I have a function I’ve written to handle calculations of percent reductions with significant digits, and I’m having a problem with keeping trailing zeroes.

The function:

```
Function RegexReduction(IValue As Double, EValue As Double) As String
Dim TempPercent As Double
Dim TempString As String
Dim NumFormat As String
Dim DecPlaces As Long
Dim regex As Object
Dim rxMatches As Object
TempPercent = (1 - EValue / IValue)
NumFormat = "0"
Set regex = CreateObject("VBScript.RegExp")
With regex
.Pattern = "([^1-8])*[0-8]{1}[0-9]?"
.Global = False
End With
Set rxMatches = regex.Execute(CStr(TempPercent))
If rxMatches.Count <> 0 Then
TempString = rxMatches.Item(0)
DecPlaces = Len(Split(TempString, ".")(1)) - 2
If DecPlaces > 0 Then NumFormat = NumFormat & "." & String(DecPlaces, "0")
End If
RegexReduction = Format(TempPercent, NumFormat & "%")
End Function
```

This trims percentages to two digits after any leading zeroes or nines:

```
99.999954165% -> 99.99954%
34.564968% -> 35%
0.000516% -> 0.00052%
```

The one problem I’ve found isn’t related to the regex, but to Excel’s rounding:

```
99.50% -> 99.5%
```

Is there a solution that will save trailing zeroes that could be implemented here?

I suggest a version of your function that uses `LTrim`

in combination with `Replace`

instead of the (costly) regular expression to calculate the value of `DecPlaces`

. The calculation of `DecPlaces`

has become a “one-liner”.

The rest of the code is the same except for the additional call to `CDec`

to avoid `CStr`

from returning a scientific notation (like `1.123642E-12`

) when the value is tiny.

```
Function Reduction(IValue As Double, EValue As Double) As String
Dim TempPercent As Double
Dim TempString As String
Dim NumFormat As String
Dim DecPlaces As Long
TempPercent = (1 - EValue / IValue)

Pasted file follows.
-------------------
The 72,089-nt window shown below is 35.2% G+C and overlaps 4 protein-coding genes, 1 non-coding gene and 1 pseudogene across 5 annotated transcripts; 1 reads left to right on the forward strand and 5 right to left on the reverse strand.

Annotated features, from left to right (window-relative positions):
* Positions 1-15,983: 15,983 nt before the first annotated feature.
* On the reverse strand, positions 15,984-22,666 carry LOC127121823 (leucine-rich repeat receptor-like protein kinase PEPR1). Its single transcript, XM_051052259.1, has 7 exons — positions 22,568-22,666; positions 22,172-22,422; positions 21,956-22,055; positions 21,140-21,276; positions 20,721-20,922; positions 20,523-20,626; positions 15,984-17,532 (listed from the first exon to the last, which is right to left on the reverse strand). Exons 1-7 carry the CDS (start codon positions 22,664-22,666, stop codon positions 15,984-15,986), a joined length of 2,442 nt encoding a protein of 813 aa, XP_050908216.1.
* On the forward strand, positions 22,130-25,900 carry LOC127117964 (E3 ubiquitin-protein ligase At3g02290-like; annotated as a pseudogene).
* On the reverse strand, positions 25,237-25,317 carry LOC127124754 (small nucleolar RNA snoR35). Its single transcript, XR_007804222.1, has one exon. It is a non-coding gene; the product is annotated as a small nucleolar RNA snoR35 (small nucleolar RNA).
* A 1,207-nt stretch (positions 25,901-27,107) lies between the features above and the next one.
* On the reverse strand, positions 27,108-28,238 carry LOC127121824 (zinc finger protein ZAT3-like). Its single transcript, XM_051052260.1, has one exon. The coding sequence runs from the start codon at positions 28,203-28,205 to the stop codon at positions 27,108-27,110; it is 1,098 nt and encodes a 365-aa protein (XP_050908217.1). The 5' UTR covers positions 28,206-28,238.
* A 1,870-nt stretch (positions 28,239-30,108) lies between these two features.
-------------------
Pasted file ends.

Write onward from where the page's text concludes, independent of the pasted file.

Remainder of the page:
' Apply CDec so tiny numbers do not get scientific notation
TempString = CStr(CDec(TempPercent))
' Count number of significant digits present by trimming away all other chars,
' and subtract from total length to get number of decimals to display
DecPlaces = Len(TempString) - 2 - _
Len(LTrim(Replace(Replace(Replace(TempString, "0"," "), "9"," "), "."," ")))
' Prepare format of decimals, if any
If DecPlaces > 0 Then NumFormat = "." & String(DecPlaces, "0")
' Apply format
Reduction = Format(TempPercent, "0" & NumFormat & "%")
End Function
```

It is assumed that `TempPercent`

evaluates to a value between 0 and 1.

### Comments on your code

You wrote:

The one problem I’ve found isn’t related to the regex, but to Excel’s rounding:

`99.50% -> 99.5%`

This is actually not related to Excel’s rounding. In your code the following

```
DecPlaces = Len(Split(TempString, ".")(1)) - 2
```

will evaluate to `Len(Split("0.995", ".")(1)) - 2`

, which is `1`

, and so the format you apply is `0.0%`

, explaining the output you get.

Also realise that although you have a capturing group in your regular expression, you do not actually use it. `rxMatches.Item(0)`

will give you the complete matched string, not only the match with the capture group.

You apply a number format of `0%`

for the case the regular expression does not yield a match. Any number that has no other digits than `0`

and `9`

will not match. For instance `0.099`

should be displayed with format `0.000%`

to give `9.900`

, but the format used is `0%`

as you have no `Else`

block treating this case.

Finally, `CStr`

can turn numbers into scientific notation, which will give wrong results as well. It seems with `CDec`

this can be avoided.

### Answer：

Here is a UDF that attempts to ‘read’ the incoming raw (non-percentage) value in order to determine the number of decimal places to include.

```
Function udf_Specific_Scope(rng As Range)
Dim i As Long, str As String
str = rng.Value2 'raw value is 0.999506 for 99.9506%
For i = 1 To Len(str) - 1
If Asc(Mid(str, i, 1)) <> 48 And _
Asc(Mid(str, i, 1)) <> 57 And _
Asc(Mid(str, i, 1)) <> 46 Then _
Exit For
Next i
If InStr(1, str, Chr(46)) < i - 1 Then
udf_Specific_Scope = Val(Format(rng.Value2 * 100, "0." & String(i - 3, Chr(48)))) & Chr(37)
Else
udf_Specific_Scope = Format(rng.Value2, "0%")
End If
End Function
```

The disadvantage here is removing the numerical value from the cell entry but that mirrors your original RegEx method. Ideally, something like the above could be written as a sub based on the Application.Selection property. Just highlight (aka Select) some cells, run the sub and it assigns a cell number format with the correct number of decimals to each in the selection.

Tags: excel, regexregex